Recipes: Healthy Alternatives to Potato Chips

It’s difficult to find a snack as good as potato chips – crispy, crunchy and tasty to accompany your movie time or when you’re working to a deadline. However, we know that chips aren’t exactly good for your health. Luckily, there are a lot of alternatives to potato chips – ones as crunchy and delicious, too!

Here are the recipes for potato chips alternatives.

  1. Roasted Radish Chips
Source: She Makes a Home

With low carb and no added sugar, you couldn’t go wrong with these chips.

  1. Parmesan Wonton Crackers
Source: Jessie / Life as a Strawberry

These crackers make a great crowd-pleaser – perfect as a party snack or even just to accompany your afternoon TV time.

  1. Apple Chips
Source: The Italian Dish

With natural spices, these chips could be a great choice if you opt for something sweet instead. You can also try this recipe with pear.

  1. Zucchini Chips
Source: Maggie / Vittles and Bits

Baked instead of fried – what more could you ask for? You can also customize the spices to your liking.

  1. Kale Chips
Source: The Cookie Writer

Mixed with the goodness of coconut oil, these chips make a great snack for everyone. Cook them longer for extra crisp!

  1. Pumpkin Chips
Source: Shundara / SavyNaturalista

Don’t forget to remove the pulp before cutting the pumpkin up.

Tips to Improve Your Eating Plan in 2017

2017 is here – a perfect time to kickstart the pursuit of new goals. The term “new year, new you” might sound like a cliché, but why not try to make a real change in your life? This could start with better diet and eating habits. Here are a few tips that you could try to make 2017 a better year for your health and palate.

Opt for whole grains instead of processed carbs

Consumption of whole grains is associated with lower risks of obesity and diabetes as well as improved heart health, according to Dr. Walter Willett, chair of nutrition at Harvard School of Public Health.

“Many of the cereal grains and breads we eat are heavily processed, which is not what you want,” Willett’s colleague, Dr. David Ludwig told TIME. “You want something where you can see bits of kernel in it, and that has a dense, chewy consistency… Basically, the opposite of Wonder Bread.” Ludwig recommended “sprouted” or “stoneground” grain breads to get the best health benefits.

Eat more vegetables

It goes without saying that vegetables are good for you – the vitamins, minerals and fibres help prevent heart disease, cancers and weight gain. But did you know that most Australians only eat half of the recommended quantity of vegetables a day?

Eat for Health recommends 5 serves of vegetables per day for adults – which means around 2.5 cups of cooked green vegetables 5 cups of raw salad vegetables. So make sure you always have some veggies in your plate!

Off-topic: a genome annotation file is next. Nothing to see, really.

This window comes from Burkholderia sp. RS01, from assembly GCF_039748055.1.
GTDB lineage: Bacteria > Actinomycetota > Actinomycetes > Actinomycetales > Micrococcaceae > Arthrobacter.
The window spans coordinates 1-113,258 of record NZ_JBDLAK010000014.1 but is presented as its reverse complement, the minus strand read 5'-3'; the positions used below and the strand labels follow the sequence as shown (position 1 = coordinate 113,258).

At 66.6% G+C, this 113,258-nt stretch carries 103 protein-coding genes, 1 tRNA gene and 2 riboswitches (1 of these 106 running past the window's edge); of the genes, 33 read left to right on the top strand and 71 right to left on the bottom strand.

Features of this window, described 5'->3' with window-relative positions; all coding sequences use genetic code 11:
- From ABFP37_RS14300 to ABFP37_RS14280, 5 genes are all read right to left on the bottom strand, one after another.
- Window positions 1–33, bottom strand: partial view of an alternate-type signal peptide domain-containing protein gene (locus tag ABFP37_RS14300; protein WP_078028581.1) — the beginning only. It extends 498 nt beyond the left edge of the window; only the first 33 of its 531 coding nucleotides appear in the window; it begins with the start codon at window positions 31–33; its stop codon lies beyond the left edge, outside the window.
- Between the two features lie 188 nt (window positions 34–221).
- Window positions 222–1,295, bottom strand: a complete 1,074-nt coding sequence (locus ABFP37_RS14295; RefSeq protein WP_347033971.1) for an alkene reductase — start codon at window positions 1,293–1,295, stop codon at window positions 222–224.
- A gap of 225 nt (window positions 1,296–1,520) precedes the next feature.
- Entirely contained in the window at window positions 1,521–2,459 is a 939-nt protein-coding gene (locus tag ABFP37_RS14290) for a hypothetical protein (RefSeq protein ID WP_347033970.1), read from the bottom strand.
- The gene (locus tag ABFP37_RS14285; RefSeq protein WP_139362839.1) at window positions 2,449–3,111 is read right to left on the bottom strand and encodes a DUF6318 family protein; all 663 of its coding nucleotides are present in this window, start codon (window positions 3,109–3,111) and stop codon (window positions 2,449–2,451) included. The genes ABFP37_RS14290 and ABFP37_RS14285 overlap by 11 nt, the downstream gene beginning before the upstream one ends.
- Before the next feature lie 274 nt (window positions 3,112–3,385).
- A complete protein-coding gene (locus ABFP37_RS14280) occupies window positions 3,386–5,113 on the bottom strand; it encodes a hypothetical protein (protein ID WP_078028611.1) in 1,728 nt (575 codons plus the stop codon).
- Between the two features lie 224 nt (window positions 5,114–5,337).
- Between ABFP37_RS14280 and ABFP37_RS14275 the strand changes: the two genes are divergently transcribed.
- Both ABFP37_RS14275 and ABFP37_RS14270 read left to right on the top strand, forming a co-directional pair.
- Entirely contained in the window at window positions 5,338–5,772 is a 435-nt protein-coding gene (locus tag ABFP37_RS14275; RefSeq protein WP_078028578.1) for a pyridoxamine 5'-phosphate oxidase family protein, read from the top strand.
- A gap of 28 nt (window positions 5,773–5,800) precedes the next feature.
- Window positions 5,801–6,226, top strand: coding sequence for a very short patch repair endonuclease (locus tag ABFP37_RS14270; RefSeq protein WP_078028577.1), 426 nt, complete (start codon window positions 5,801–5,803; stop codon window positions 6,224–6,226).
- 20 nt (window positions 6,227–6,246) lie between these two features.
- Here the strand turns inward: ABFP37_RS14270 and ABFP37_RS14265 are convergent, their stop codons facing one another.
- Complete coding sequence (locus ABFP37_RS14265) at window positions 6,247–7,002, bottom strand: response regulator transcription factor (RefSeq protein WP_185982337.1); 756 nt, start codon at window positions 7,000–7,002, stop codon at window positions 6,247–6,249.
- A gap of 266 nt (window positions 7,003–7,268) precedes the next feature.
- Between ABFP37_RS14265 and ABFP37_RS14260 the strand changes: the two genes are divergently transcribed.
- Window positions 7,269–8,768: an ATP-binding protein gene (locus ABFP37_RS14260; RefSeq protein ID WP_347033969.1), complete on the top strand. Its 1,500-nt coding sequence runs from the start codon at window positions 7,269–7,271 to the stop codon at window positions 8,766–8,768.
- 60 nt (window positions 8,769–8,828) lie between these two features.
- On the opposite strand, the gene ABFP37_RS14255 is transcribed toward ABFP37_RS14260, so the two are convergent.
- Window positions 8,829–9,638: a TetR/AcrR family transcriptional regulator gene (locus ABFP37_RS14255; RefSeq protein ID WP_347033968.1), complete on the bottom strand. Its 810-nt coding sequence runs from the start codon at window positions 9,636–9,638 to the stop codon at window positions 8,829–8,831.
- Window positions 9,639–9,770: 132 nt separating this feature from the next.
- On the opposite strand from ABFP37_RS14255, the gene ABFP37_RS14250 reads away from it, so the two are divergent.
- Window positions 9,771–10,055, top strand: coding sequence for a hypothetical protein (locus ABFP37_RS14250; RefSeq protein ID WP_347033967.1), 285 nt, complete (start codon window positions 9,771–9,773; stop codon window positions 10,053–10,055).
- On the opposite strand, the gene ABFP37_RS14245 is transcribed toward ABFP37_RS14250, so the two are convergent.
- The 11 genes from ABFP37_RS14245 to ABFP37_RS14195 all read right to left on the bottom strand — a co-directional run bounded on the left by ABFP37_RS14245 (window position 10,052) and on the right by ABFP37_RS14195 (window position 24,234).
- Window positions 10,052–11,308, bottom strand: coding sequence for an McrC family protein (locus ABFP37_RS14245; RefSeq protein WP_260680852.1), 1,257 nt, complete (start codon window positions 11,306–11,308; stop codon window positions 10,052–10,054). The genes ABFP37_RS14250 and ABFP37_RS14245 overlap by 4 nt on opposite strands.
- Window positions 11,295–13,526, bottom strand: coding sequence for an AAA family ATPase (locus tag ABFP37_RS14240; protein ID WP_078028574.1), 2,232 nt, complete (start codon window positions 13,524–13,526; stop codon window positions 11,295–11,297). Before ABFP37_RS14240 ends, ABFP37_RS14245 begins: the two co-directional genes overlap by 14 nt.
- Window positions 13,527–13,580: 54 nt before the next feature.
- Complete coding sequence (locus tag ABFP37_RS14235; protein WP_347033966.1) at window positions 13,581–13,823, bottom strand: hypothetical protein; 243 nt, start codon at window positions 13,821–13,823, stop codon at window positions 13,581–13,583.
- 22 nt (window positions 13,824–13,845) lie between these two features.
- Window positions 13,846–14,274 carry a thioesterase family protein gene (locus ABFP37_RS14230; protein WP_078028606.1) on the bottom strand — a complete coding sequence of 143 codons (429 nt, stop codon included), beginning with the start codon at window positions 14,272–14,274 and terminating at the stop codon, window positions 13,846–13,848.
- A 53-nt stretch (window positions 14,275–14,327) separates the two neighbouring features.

Don’t drink your calories

With the plethora of drink options available – from sports drinks and juices to coffee and tea – water remains the best choice. It will keep you hydrated without the added sugar and calories, keeping your weight in check.

Fats: eat the good, avoid the bad

Fat has long been blamed for weight issues, but it is actually an important part of our diet. Fat is a significant source of energy which also helps vitamin absorption and cell regeneration.

The trick is to choose the ‘good’ fats from the ‘bad’ ones. According to Harvard Health Publications, the bad ones include trans fats and saturated fats, which could increase LDL cholesterol level as well as the risks of heart diseases. These could be found in red meat, cheese, whole-milk dairy products, and more.

The good ones include unsaturated fats, which can lower cholesterol levels and risks of heart diseases. These fats could be found in avocados, flaxseed, a number of oils (such as canola, peanut, olive), most nuts (such as walnut), and fatty fish (such as salmon, mackerel, trout).

6 Vegetarian Party Dish Recipes

In the world of sausage rolls and mini beef burger sliders, there does not seem to be a lot of vegetarian party dishes. However, there are actually an abundance of vegetarian dishes that are great for parties and entertaining. Here are a few recipes that are sure to please your vegetarian friends… and maybe, your non-vegetarian friends, too.

Shiitake Nigiri

Source: Olives for Dinner

A spin to Japanese sushi that is bite-size and tasty.


Roasted Portobello Mushroom, Pecan and Chestnut Wellington

Source: Scott Suchman / The Washington Post

Finally, a wellington that you can enjoy without guilt. Packed with proteins from the nuts, this one is sure to keep you satiated for a while.


Spinach Dip

Source: No Recipes

Dip it with baguette or carrot sticks – a surefire way to start a party in your mouth.


BBQ Mushroom Steamed Buns

Source: My Goodness Kitchen

A modification of the traditional pork steam bun recipe, the BBQ Mushroom Steamed Buns is sweet enough to make you grab for more.


Mediterranean Pinwheels

Source: Contentedness Cooking

Imagine Mediterranean salad, but in a roll. Add tofu or tempeh if you want more protein on the inside.


Carrot Chips

Source: Running to the Kitchen

Easy and quick to make, even your non-vegetarian friends would not stop munching on this.

5 Best Oatmeal-Based Recipes

Oatmeal is a wonderful food – low in fat, high in fibres, and helps lower cholesterol level. Eating it plain can be a bit boring, but thankfully oatmeal is also one of the most versatile food products. There are a lot of ways to cook and modify oatmeal – here are five of my favourite recipes that you could try.

No-Bake Chocolate Oatmeal Cookies

oatmeal chocolate cookie
Source: Sugar Apron

Tasty, sweet, practical and easy-to make, this recipe is great for all ages. Add in a few chocolate chips or raisins if you’d like!


Oatmeal Superfood Breakfast Bar

Source: A Healthy Life For Me
Source: A Healthy Life For Me

For a healthy, wholesome breakfast, look no further than this. The whole batch lasts one week, allowing you to prepare breakfast for the seven days ahead.


Blueberry Oatmeal Bread